The biggest indicator for your risk of type 2 diabetes is the diagnosed presence of prediabetes. But since the vast majority of people with prediabetes remain undiagnosed, assessing the presence of the other common risk factors for type 2 diabetes is important.
Age and Ethnicity
According to the American Diabetes Association, over half of all cases of type 2 diabetes occur in people over age 50, and over 12 million Americans age 60 and older suffer from the disease. Individuals over age 45 should be tested for diabetes, and retested every three years thereafter if the initial test is normal. If you have additional risk factors for type 2 diabetes, you may require more frequent screening — talk to your doctor about your particular screening needs.
Certain ethnic groups and minorities have an increased risk of developing type 2 diabetes, including the following:
While everyone with type 2 diabetes has some degree of insulin resistance, not everyone with insulin resistance has type 2 diabetes. Metabolic syndrome is a constellation of features — insulin resistance, low HDL and high LDL and triglycerides, excess abdominal fat, and high blood pressure — that put you at risk for heart disease.
Heredity plays a large part in the development of type 2 diabetes. If you have a first-degree relative with type 2 diabetes, your chances of developing the disease double. And there is a concordance rate of up to 90 percent among identical twins with type 2, meaning that in up to 90 percent of cases where one twin has the disease, the other one develops it as well.
The good news for those with diabetes in their family is that environmental factors such as your activity levels, health habits, and diet do play a large role in whether or not you will develop type 2 diabetes. Large-scale studies such as the Diabetes Prevention Program (DPP) have proven that prevention is often possible through diet, exercise, and other moderate lifestyle changes.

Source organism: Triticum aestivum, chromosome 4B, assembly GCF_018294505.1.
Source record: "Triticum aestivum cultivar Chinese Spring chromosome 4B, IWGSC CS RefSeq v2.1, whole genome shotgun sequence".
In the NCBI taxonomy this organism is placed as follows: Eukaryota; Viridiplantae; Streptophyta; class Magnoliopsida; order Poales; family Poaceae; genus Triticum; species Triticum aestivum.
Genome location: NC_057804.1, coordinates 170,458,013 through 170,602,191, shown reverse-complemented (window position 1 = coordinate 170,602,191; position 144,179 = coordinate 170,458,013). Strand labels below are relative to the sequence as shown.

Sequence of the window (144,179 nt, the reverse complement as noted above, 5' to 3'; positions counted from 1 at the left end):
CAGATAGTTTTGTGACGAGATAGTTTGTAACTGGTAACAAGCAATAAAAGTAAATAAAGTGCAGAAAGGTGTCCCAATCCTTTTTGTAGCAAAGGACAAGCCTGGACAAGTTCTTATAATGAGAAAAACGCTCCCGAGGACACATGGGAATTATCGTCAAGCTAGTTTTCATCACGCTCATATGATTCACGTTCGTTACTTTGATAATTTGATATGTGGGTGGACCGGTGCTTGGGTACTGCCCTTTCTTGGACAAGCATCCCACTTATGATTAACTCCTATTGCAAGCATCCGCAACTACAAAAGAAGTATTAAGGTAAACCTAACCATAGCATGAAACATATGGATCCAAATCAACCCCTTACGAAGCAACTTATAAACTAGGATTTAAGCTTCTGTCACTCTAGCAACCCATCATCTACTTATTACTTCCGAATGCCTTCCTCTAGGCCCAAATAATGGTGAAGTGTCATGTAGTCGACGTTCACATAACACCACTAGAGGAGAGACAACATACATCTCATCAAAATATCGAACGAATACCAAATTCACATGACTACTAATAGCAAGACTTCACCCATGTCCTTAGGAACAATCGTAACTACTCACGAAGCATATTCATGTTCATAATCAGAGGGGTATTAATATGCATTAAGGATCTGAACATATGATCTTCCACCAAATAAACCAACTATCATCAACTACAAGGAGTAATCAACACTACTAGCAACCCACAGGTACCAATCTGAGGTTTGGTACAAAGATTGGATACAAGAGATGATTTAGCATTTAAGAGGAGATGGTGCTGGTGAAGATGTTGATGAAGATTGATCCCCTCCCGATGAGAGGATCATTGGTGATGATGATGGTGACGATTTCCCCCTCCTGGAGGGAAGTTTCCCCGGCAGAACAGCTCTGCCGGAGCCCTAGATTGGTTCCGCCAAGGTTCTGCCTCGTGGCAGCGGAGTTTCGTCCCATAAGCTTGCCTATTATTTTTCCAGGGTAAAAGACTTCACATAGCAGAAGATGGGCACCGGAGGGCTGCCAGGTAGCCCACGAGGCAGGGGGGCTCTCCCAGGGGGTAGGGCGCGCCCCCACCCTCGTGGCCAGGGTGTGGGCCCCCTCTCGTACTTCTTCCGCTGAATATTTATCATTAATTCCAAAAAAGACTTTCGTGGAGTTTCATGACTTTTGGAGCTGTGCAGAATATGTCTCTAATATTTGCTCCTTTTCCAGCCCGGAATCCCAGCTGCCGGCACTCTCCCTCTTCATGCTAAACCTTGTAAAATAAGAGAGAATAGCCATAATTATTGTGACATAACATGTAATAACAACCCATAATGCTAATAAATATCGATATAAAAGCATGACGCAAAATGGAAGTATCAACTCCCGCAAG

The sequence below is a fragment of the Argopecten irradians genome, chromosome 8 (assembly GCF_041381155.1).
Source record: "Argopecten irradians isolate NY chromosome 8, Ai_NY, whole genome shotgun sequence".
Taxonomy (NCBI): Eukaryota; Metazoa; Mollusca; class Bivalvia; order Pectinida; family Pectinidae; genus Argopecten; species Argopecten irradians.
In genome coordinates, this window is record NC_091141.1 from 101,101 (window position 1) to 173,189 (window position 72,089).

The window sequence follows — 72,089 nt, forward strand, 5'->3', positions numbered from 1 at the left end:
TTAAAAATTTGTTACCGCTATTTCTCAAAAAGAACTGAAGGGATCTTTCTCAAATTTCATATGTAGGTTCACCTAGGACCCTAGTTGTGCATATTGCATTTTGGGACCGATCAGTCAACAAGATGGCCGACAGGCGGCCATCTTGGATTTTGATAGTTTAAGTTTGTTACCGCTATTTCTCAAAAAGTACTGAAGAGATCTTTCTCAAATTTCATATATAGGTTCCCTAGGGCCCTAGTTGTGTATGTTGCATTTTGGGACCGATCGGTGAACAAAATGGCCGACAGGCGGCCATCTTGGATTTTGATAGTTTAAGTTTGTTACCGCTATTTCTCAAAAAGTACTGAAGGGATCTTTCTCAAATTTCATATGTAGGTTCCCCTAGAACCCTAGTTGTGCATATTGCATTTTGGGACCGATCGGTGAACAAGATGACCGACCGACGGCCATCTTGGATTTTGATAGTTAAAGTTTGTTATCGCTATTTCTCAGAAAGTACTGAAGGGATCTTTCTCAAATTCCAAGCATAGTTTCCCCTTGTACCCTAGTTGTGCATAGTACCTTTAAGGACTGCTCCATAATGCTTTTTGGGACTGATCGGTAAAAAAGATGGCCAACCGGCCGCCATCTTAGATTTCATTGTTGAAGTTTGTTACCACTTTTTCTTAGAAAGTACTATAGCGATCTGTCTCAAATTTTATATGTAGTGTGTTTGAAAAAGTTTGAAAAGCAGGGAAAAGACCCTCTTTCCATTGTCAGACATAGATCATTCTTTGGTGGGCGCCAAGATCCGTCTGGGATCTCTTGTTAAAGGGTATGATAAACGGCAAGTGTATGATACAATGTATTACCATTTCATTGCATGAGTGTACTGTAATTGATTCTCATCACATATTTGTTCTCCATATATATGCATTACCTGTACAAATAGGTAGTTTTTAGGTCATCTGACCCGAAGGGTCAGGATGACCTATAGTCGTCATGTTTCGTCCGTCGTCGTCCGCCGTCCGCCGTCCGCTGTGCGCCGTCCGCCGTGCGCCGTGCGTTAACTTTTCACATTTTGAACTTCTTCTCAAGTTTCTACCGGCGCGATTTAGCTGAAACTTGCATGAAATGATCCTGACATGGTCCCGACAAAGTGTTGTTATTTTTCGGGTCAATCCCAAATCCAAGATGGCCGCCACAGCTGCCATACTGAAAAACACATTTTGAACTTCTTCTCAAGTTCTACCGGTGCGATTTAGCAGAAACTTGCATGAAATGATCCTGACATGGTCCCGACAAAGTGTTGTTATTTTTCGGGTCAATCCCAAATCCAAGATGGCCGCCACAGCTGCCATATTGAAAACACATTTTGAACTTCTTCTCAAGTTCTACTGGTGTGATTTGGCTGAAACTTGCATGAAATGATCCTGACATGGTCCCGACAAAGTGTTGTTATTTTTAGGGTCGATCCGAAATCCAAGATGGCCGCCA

Hypertension and Cholesterol Levels
Hypertension, or blood pressure of 140/90 mmHg or higher, is a known risk factor for the development of type 2 diabetes, and is also a frequent comorbid (i.e., coexisting) condition of the disease. A large-scale study of over 12,000 patients published in the New England Journal of Medicine in 2000 found that people with diagnosed hypertension were 2.5 times more likely to develop type 2 diabetes than those with normal blood pressure levels.
In addition, that study and others have shown a correlation between beta-blockers, a medication used to treat high blood pressure, and an increased risk of type 2.
Triglyceride levels over 250 mg/dl and/or levels of HDL (or “good cholesterol”) under 35 mg/dl put you at an increased risk for type 2 diabetes. HDL acts as a lubricant for the circulatory system, moving the other lipids (triglycerides and LDL cholesterol) through the blood vessels and into the liver for metabolism. It helps to prevent the buildup of fatty plaque that can otherwise clog the arteries, resulting in atherosclerosis and consequently high blood pressure. Elevated triglycerides are also associated with an increased risk of heart disease.
Women who have a history of gestational diabetes should be vigilant about regular testing for diabetes (once every three years if their glucose levels are normal postpartum, annually if they are not).
Gestational Diabetes and Perinatal Risk Factors
Women who had gestational diabetes mellitus (GDM) during their pregnancy are at an increased risk of developing type 2 diabetes. Five to ten percent of women with GDM will have type 2 diabetes after labor and delivery. And women with a history of GDM have a 40 to 60 percent chance of developing type 2 diabetes within five to ten years after giving birth.
Giving birth to a baby weighing over nine pounds is also considered a risk factor for later development of type 2. Several studies have linked high birth weights (over 4,000 grams, or 8.8 pounds) to type 2 diabetes.
A number of studies have also associated a low birth weight (under 2,500 grams, or 5.5 pounds) with an increased risk for type 2 diabetes later in life, possibly due to poor fetal nutrition.